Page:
To protect patients, "financial informed consent" must be integrated into the established medical informed consent process.
Almost six years after the passage of the Affordable Care Act, one in five Americans will struggle to pay medical bills. Three in five bankruptcies in the United States are due to medical bills.
Both research and anecdotal evidence show that it is common for patients to receive a "surprise bill" after emergency rooms visits and scheduled surgeries. In both cases, diligent patients select doctors and hospitals within the health insurance network only to receive a large, unexpected bill from an out-of-network provider that is often charging extremely high rates -- especially when compared to the bill from an in-network provider.
In most cases, patients entering hospitals or seeking medical services are required to sign a blanket consent form dictating that the patient pay whatever is billed before even being seen by a medical practitioner. Once seen, medical providers order diagnostic tests and procedures often without consulting the patient as to the medical reasoning for ordering the test and certainly without balancing the cost of the test or procedure against the actual likelihood of finding the underlying condition for which the test is sought. In short, patients can be charged with high fees for the medical provider to practice defensive medicine.
Certain states have provisions to protect against balance billing for patients who go to in-network providers. New York recently enacted legislation protecting patients against "surprise billing" in emergency room services.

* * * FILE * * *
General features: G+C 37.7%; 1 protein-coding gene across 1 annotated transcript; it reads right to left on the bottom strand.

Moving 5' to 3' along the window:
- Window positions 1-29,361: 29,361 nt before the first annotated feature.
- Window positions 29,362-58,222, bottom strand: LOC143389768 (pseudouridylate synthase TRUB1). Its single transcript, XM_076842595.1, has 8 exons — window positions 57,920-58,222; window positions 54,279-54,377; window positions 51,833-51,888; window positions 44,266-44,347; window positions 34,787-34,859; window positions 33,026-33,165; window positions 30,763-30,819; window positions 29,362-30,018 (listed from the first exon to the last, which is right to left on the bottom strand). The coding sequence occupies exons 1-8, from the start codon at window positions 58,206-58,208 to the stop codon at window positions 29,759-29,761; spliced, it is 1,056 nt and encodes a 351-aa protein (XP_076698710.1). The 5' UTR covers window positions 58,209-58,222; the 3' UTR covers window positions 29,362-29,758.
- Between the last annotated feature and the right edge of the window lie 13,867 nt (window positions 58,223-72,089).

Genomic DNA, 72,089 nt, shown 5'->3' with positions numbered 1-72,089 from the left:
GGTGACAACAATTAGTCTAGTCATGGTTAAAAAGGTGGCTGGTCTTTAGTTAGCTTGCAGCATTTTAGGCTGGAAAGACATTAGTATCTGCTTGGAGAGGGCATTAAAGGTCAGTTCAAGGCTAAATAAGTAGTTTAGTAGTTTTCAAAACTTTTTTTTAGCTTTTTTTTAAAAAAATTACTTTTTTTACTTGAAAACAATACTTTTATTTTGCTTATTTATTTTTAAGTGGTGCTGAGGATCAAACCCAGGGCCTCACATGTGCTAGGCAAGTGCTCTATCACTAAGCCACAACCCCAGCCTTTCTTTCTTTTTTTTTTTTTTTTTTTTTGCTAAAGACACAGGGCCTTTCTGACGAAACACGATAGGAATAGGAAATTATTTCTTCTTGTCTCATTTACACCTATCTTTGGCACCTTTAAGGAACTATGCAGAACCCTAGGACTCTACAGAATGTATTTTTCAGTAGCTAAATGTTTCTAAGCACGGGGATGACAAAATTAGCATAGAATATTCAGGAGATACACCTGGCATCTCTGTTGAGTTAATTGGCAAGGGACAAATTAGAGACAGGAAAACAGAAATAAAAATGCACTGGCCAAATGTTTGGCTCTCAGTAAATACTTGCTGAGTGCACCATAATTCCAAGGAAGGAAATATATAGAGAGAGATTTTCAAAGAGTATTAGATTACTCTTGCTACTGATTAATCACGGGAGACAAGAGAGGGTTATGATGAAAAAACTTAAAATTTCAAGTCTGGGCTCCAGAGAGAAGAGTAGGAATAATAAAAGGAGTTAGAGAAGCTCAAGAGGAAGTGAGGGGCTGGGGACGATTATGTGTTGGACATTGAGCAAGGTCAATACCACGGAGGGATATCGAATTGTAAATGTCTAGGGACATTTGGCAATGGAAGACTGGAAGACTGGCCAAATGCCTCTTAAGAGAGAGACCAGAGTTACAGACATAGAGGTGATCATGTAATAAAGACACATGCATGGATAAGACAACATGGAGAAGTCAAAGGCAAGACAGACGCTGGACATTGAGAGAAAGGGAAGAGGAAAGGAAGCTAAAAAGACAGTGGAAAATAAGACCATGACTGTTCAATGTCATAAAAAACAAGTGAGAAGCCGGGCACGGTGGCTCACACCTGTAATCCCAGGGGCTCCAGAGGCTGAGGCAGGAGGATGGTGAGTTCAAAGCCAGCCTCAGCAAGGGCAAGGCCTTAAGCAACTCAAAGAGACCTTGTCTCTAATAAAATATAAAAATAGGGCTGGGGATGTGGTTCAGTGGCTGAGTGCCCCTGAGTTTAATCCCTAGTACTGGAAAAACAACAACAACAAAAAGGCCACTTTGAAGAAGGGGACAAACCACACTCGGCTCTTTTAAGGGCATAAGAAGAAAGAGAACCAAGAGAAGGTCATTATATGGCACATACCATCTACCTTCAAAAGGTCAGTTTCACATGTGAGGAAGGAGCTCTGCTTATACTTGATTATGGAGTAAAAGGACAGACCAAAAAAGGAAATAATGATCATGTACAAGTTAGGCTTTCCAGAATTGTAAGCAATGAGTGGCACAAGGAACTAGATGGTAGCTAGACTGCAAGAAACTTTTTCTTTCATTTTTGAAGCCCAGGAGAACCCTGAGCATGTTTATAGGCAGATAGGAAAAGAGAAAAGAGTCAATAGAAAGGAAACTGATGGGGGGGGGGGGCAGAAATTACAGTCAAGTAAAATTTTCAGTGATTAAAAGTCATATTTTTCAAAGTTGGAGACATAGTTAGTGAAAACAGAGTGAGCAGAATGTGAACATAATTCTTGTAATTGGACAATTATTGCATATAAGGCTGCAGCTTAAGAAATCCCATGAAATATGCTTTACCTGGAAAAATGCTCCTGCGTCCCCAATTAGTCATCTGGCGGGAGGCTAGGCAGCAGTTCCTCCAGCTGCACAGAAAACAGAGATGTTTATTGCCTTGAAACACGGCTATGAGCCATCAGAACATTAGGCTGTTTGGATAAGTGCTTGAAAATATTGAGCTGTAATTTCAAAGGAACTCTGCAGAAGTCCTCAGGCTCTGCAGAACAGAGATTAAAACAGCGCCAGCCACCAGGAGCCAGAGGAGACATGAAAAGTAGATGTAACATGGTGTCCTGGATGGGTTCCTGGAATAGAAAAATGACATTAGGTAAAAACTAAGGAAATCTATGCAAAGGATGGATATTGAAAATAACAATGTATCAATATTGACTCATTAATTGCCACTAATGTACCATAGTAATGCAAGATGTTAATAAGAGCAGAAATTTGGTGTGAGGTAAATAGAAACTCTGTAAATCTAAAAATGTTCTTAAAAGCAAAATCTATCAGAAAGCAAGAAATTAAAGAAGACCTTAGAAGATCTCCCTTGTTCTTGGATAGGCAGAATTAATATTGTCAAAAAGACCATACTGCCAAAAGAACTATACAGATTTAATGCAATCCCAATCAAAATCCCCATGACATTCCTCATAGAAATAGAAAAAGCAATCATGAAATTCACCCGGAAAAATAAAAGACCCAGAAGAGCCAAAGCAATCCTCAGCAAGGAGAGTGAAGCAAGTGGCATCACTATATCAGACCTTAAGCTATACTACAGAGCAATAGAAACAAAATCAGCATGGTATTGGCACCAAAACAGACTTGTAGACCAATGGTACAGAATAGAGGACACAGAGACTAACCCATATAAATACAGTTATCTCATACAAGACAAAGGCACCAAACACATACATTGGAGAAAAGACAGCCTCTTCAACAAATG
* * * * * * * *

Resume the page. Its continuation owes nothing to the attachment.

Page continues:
But more needs to be done to encourage, if not require, that medical providers practice "financial informed consent" when ordering tests, recommending procedures and when utilizing out-of-network providers (about whom the patient may not be aware).
Health care is now twenty percent of the United States economy. Health care costs are now ranked as one of the greatest burdens American families experience.
Establishing a principle that the cost of medical care must be balanced as a factor in the welfare of the patient is paramount to both individual patient health as well as the health of the American economy.
The principle is simple. When customers go into stores or restaurants they are told the cost before placing the order. In health care, most providers know or should know the approximate cost of a routine procedure. Clearly, medical care can require contingencies. Few would doubt that extraordinary events may vary costs and such complicating events can cause unpredictability for which medical providers should be fairly paid. But the range of a typical procedure or test can and should be known to patients before agreeing to undertake the steps in the provider recommended medical path.
Discussion of cost is integral to quality medical care since the weight of bills taken home will impact the health of the patient (and his or her family) in both short and long run.
Patients may reasonable decide not to undergo expensive tests or procedures if either the suspected disease or ailment is very unlikely or the patient has decided he or she will not elect to undergo the array of treatment should the suspected diagnosis be confirmed. Physicians, hospitals and other providers can be protected from patient decisions not to undertake suggested medical tests by using informed consent documents (that indicate the patient was explained the importance of the test or procedure and declined the recommendation for financial or other reasons).
"Financial informed consent" demands that the cost of treatment be disclosed so patients can factor cost into decisions about medical treatment. Our health depends on it.
Elizabeth Ann Glass Geltman is an associate professor at the City University of New York (CUNY) School of Public Health and the Urban School of Public Health at Hunter College.